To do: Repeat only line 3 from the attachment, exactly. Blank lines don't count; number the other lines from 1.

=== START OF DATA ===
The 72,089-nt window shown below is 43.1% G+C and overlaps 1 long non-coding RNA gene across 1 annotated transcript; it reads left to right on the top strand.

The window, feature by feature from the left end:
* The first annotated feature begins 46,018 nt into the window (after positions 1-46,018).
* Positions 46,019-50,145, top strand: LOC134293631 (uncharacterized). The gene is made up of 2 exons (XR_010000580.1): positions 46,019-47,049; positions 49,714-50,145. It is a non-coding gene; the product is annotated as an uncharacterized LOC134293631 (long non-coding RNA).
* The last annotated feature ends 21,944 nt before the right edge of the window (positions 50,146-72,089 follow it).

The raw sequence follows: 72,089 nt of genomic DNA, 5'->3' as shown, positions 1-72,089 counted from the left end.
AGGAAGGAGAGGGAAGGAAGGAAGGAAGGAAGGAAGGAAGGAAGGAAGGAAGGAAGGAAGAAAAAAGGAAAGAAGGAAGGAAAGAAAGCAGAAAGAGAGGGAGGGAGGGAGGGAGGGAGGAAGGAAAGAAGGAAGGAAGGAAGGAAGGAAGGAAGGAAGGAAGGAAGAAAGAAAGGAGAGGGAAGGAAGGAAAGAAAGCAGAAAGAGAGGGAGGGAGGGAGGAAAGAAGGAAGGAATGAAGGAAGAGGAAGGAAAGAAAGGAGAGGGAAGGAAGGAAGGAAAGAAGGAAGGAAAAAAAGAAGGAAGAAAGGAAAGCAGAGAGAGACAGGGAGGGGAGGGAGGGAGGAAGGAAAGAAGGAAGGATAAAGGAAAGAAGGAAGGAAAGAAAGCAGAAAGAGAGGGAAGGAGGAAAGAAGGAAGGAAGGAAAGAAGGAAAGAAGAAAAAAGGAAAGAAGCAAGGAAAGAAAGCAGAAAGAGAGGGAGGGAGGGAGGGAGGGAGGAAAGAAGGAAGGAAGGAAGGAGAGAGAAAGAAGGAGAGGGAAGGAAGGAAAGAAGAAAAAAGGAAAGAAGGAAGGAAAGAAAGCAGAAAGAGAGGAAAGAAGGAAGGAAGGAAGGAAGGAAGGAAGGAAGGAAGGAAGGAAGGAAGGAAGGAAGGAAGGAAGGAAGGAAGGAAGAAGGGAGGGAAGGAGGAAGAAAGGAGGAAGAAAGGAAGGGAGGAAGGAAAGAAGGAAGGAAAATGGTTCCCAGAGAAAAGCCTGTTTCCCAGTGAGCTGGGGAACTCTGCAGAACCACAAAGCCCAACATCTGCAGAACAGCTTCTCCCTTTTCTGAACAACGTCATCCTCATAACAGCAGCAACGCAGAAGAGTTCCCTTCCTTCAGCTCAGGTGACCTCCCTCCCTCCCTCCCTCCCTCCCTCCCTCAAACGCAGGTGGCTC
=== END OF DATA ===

* The first annotated feature begins 46,018 nt into the window (after positions 1-46,018).